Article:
In various comments to me Anglo-Catholics in the ACNA have made it quite plain to me that they do not relish the prospect of any real evangelicals in the ACNA. Some but not all are happy to share the ACNA with the tame variety—those who are open to Anglo-Catholic doctrine and practice or at least not critical of them. They are fairly docile and easy to manage. But real evangelicals—those who might call for a central place for the Article of Religion in the teaching and life of the church and even subscription to the Articles—they have no desire to give them even a chair in the back of the room, much less at the table. Real evangelicals are far from tractable. Real evangelicals in the ACNA would not only make the para-church organization much less agreeable to Anglo-Catholics but also it would pour cold water on their dreams for the future of the ACNA, for a Anglican province that is Catholic in doctrine, order, and practice.

Clergy and church members of the ACNA who define themselves as “evangelicals” may take exception to my drawing of a distinction between tame evangelical and real evangelical but making this distinction gets my point across to the reader of this article. Real evangelicals are rightly so called. They show evangelical spirit. Their evangelicalism has not been diluted. They are not part evangelical and part something else. Much of what passes for evangelicalism in the ACNA would have in the nineteenth century been classified as “liberal evangelicalism.” Nineteenth century liberal evangelicals in the Church of England were open to Anglo-Catholic doctrine and practice. In the Protestant Episcopal Church they were absorbed by the liberal Broad Church movement. Many of the ACNA’s tame evangelicals are more Broad Church than evangelical. They are liberals (albeit the radicalism of the liberals in The Episcopal Church makes them to appear conservative.)

If the leading Anglicans that I mentioned earlier in this article would not be welcome in the Anglican Church in North America, how then can the Anglican Church in North America represent itself as “Anglican”” How can the 4GSSE recognize the ACNA as being the true heirs of the Anglican tradition on the North American continent? To argue that Anglicanism has changed since the sixteenth century is to adopt the same argument as The Episcopal Church. If that argument does not hold water for TEC, it does not hold water for the ACNA. In both cases it is a leaking sieve.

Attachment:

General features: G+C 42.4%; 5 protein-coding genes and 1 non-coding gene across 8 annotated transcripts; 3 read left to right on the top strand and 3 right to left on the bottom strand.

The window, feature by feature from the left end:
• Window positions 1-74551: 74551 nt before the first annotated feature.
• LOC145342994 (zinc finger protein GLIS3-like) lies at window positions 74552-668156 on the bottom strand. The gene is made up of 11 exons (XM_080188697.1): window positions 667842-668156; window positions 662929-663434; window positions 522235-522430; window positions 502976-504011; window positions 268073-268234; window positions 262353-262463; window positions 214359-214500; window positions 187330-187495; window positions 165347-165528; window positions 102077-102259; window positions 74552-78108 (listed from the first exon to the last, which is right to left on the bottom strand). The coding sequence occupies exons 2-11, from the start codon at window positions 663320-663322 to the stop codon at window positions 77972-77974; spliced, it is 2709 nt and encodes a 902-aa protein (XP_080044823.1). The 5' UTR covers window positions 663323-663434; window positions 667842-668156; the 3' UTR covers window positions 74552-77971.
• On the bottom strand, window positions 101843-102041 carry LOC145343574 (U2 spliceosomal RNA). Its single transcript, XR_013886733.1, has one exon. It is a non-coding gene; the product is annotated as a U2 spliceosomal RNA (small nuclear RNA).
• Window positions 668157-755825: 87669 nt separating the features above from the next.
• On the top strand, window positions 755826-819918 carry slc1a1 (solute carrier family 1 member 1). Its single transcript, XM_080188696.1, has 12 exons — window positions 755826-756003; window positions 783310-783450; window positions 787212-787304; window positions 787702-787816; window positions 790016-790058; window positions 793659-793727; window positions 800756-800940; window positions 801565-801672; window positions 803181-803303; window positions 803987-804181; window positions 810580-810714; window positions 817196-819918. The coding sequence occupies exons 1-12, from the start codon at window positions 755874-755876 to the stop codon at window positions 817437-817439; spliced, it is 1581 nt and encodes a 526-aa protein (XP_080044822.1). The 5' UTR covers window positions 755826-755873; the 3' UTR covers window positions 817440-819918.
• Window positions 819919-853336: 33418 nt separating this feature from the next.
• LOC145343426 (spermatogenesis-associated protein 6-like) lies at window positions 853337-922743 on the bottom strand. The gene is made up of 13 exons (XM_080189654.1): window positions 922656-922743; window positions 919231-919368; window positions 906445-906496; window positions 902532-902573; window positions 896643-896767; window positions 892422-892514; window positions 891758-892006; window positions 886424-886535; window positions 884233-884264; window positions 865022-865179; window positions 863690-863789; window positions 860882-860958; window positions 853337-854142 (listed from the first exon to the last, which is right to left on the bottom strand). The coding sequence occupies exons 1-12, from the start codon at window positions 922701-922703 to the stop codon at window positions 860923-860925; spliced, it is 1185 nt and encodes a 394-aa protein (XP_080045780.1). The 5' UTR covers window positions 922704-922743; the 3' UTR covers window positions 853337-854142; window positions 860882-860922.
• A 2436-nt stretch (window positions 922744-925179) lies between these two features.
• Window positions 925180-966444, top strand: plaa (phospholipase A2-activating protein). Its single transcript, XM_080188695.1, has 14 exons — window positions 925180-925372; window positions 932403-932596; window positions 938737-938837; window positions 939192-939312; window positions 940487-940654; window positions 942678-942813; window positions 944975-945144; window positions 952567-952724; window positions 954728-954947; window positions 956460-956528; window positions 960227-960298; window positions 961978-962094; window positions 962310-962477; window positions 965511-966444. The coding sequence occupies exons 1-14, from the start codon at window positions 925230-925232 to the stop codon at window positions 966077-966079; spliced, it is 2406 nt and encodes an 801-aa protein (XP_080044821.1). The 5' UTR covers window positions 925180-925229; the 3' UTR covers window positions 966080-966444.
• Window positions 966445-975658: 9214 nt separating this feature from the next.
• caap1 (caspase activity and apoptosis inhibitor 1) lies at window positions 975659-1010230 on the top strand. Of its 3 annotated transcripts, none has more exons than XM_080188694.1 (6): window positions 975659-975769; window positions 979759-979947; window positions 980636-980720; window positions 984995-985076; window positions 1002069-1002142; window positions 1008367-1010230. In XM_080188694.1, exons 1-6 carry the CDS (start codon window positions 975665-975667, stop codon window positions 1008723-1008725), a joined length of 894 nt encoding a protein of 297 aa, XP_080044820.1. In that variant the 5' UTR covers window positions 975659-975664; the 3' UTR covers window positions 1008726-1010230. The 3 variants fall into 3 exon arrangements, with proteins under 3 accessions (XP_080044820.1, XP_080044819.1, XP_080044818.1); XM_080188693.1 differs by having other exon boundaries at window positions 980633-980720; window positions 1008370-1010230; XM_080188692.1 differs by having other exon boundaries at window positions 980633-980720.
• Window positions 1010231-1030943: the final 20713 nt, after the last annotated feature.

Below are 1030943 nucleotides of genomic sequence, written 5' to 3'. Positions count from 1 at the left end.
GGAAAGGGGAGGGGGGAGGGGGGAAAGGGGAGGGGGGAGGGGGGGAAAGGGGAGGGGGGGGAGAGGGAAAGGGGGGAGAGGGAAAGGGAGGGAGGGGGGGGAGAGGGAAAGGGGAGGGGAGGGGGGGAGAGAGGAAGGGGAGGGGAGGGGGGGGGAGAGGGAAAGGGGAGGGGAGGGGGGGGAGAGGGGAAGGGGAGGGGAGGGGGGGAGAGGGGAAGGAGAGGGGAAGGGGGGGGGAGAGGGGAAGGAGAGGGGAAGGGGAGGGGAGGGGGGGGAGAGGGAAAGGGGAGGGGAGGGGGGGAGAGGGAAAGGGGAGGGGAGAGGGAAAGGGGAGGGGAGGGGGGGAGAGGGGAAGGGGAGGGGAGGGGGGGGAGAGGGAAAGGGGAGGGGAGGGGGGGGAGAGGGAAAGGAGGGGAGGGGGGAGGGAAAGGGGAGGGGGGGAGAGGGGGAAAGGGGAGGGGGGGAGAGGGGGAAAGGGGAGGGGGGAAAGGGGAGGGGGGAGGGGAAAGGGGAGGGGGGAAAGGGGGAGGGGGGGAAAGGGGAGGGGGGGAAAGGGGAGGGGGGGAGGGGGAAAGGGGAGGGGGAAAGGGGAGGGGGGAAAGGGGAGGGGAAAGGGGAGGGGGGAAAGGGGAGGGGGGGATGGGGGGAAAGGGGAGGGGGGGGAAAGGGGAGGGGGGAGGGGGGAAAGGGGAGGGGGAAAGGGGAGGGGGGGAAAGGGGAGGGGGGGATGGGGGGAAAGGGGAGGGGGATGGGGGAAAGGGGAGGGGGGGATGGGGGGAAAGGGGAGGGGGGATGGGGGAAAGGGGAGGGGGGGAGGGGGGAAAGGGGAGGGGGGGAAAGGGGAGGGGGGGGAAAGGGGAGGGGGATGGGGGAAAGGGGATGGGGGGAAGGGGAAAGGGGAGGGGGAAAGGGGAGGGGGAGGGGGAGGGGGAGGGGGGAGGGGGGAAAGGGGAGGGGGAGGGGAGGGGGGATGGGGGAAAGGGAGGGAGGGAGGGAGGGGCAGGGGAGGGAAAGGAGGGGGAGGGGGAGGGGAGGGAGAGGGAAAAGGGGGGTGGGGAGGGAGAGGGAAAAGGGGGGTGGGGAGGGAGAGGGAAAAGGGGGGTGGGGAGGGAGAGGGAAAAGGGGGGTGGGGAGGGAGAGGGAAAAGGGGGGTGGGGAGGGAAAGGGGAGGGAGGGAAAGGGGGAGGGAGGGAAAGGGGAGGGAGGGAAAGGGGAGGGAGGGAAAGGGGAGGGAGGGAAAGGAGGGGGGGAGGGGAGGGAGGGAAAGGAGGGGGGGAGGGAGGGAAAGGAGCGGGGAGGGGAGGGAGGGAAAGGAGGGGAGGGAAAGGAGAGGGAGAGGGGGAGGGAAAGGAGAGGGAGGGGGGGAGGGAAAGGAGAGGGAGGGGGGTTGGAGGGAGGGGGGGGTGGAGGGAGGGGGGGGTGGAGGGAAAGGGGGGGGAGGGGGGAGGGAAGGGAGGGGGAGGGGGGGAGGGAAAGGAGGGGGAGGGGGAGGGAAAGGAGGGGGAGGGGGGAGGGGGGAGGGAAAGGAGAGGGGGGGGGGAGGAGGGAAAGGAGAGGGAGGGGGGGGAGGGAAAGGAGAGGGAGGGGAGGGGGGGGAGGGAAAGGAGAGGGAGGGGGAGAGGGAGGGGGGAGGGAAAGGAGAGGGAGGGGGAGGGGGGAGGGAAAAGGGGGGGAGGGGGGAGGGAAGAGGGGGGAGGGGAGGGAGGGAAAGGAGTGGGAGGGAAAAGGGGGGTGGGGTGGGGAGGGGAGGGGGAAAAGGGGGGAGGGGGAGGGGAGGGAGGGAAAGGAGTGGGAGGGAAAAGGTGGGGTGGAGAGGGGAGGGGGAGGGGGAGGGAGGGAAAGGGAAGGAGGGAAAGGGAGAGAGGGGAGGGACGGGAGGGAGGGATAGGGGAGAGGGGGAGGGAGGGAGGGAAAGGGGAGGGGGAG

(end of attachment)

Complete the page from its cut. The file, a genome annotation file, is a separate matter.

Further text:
To be regarded as genuinely Anglican, the Anglican Church in North America must include real evangelicals in the mix, not just tame ones. They represent a major theological stream in Anglicanism and are from a standpoint of doctrine and practice the successors to the English Reformers and classical Anglicanism.

How then do we address the concerns of our Anglo-Catholic friends who are far from pleased by the possibility of real evangelicals in the ACNA? Shortly after the adoption of the provisional ACNA constitution I put forward a proposal for an alternative constitution for the ACNA. It would have grouped congregations in the ACNA into convocations by theological affinity rather than geographic proximity. The idea was that each theological affinity group represented in the ACNA would have one or more convocations, each with its own bishop. They would have formed parallel networks of congregations and ministries, sharing the same territorial jurisdiction (see David Holloway’s Reform discussion paper, “The Reform of the Episcopate and Alternative Episcopal Oversight”). Under this plan a convocation might consist of five or more congregations of the same theological affinity group that are in close proximity to each other or widely scattered, depending upon the numerical strength of the particular theological affinity group. I envisioned that over a period of time several convocations of the same theological affinity group would be established in different regions of Canada and the United States.

My more recent thinking is to rename these convocations as “dioceses.” Each diocese would be a voluntary association of congregations of the same theological affinity group with its own diocesan bishop and diocesan conference. A diocese would not be so much a geographic district as the sphere of authority of a particular bishop and conference. Diocesan bishops would normally be the rector or senior pastor of a congregation as in the Church of England in South Africa.

The dioceses would in turn be grouped into convocations by theological affinity. A meeting of the convocation would be held annually and would consist of the bishops and clerical and lay representatives of the constituent dioceses. The convocation would meet as a single body except when there was a call for a vote by orders. It would make canons, confirm the election of diocesan and assistant bishops, and approve the convocation’s budget and program. It would elect a part-time president bishop of the convocation from the bishops of the constituent dioceses and an executive council from the diocesan bishops and diocesan clerical and lay representatives. The executive council would conduct the business of the convocation between its meetings. The president bishop would preside at the meetings of the convocation and the executive council and perform such other duties as prescribed by the canons of the convocation or the province. The president bishop of the convocation would be normally the bishop of a diocese as in the Anglican Church of Australia.